1 in 6 Morecambe Bay patients get cancer diagnosis after trip to A&E
Around one in six cancer patients in Morecambe Bay are only diagnosed after an emergency visit to hospital, figures reveal.
Public Health England says people with the disease stand a much slimmer chance of surviving when their diagnosis comes via an emergency admission, compared to other routes.
Cancer Research UK says people with unusual or persistent symptoms should be able to seek early help more easily. In 2018, 1,989 patients were admitted to hospital with cancer in the NHS Morecambe Bay CCG area, the latest Public Health England data shows.
Of them, 326 (16%) were admitted as an emergency, rather than through routes such as screening programmes or routine GP referrals.
Patients diagnosed in this way are more likely to have more advanced and difficult to treat cancers.
Dr Jodie Moffat, head of early diagnosis at Cancer Research UK, said GPs have made huge efforts to improve early diagnosis by referring more people with suspected cancer symptoms to be seen at hospital within two weeks.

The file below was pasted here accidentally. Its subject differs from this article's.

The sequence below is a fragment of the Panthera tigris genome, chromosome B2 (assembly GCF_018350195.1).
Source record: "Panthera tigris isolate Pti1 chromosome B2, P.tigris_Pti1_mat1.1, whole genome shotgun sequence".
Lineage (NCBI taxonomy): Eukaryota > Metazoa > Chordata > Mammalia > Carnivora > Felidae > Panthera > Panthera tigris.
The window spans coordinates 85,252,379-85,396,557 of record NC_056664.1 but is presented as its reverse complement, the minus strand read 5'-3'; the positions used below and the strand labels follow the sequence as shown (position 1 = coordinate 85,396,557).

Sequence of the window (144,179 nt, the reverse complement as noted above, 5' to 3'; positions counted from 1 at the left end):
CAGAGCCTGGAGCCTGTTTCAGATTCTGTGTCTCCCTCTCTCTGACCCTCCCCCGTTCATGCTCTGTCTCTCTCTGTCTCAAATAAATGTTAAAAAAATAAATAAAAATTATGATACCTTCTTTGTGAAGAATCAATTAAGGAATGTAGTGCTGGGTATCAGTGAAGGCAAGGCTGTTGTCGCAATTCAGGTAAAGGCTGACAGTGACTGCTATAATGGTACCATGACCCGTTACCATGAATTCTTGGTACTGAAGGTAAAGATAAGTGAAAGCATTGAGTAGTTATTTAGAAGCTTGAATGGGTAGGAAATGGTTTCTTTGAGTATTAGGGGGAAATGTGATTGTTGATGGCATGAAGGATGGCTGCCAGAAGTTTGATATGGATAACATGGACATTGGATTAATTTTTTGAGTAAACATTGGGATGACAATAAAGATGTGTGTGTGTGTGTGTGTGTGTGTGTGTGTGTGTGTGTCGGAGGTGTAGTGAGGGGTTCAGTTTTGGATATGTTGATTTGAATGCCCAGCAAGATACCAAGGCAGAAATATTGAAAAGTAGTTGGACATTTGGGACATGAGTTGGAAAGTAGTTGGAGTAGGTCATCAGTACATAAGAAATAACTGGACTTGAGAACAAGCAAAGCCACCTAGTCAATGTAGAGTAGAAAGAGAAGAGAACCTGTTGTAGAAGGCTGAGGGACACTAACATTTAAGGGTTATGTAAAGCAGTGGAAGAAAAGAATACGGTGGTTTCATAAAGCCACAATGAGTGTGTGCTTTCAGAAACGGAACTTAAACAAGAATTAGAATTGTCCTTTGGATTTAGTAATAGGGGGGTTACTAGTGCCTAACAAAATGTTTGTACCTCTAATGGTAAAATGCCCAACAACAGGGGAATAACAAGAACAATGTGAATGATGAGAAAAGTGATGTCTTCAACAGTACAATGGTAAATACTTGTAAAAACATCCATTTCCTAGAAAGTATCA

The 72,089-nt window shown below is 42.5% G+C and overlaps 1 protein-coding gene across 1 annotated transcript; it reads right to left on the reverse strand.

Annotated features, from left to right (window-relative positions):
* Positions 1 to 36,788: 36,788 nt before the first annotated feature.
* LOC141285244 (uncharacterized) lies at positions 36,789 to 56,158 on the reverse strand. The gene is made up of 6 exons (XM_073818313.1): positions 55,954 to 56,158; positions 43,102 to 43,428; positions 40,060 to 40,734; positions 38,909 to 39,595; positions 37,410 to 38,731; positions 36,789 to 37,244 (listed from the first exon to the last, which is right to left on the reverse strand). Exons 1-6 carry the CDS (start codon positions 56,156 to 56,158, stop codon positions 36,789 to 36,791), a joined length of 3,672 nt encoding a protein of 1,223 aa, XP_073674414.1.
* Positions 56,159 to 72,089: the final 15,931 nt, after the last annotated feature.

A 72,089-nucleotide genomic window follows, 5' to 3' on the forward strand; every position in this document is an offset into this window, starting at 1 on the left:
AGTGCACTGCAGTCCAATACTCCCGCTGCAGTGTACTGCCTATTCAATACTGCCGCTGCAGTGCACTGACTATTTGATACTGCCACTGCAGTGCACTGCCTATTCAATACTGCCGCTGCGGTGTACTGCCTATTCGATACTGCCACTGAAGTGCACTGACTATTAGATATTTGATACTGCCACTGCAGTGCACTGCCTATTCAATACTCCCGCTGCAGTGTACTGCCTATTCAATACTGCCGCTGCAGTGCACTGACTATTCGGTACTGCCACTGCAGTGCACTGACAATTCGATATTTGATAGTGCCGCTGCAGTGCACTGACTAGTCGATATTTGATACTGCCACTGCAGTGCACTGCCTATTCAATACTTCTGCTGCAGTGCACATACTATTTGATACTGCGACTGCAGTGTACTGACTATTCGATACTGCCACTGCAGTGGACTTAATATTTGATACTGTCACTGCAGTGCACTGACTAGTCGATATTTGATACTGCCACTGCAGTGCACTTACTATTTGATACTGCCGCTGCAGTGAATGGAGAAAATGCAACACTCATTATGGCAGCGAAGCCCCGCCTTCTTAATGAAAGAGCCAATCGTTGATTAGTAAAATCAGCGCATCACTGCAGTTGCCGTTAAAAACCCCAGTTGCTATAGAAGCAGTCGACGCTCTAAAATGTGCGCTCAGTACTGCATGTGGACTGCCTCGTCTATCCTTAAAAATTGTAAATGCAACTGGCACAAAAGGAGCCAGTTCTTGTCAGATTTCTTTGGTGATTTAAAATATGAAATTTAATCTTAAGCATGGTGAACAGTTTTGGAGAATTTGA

“But significant numbers of people still continue to be diagnosed with cancer after they’ve turned up at A&E,” she added.
Neil Wynne, Cancer Commissioning Manger for Morecambe Bay Clinical Commissioning Group said: “The CCG recognises the importance of early diagnosis in improving cancer survival rates and continues to address this through several initiatives.
“Ongoing analysis of patients who do present with cancer takes place to identify learning opportunities, which support earlier diagnosis for future patients, particularly around subtle or ‘vague’ symptoms.
“Our screening partners seek to maximise the benefits screening can bring to earlier detection through proactive engagement with individuals who currently choose not to attend screening invites, this engagement has delivered an increase in breast screening uptake.
“We also continue working with our health and social care partners through the Lancashire and South Cumbria Cancer Alliance to encourage patients to recognise suspicious symptoms.
“Awareness has been raised through campaigns, such as Blood in Pee for bladder and kidney cancers as part of The Be Clear on Cancer initiative. “Furthermore, by encouraging those who are referred for further investigation to follow up in a timely manner we are helping to achieve an early diagnosis of cancer. Together we aim to reduce the frequency of late presentation.”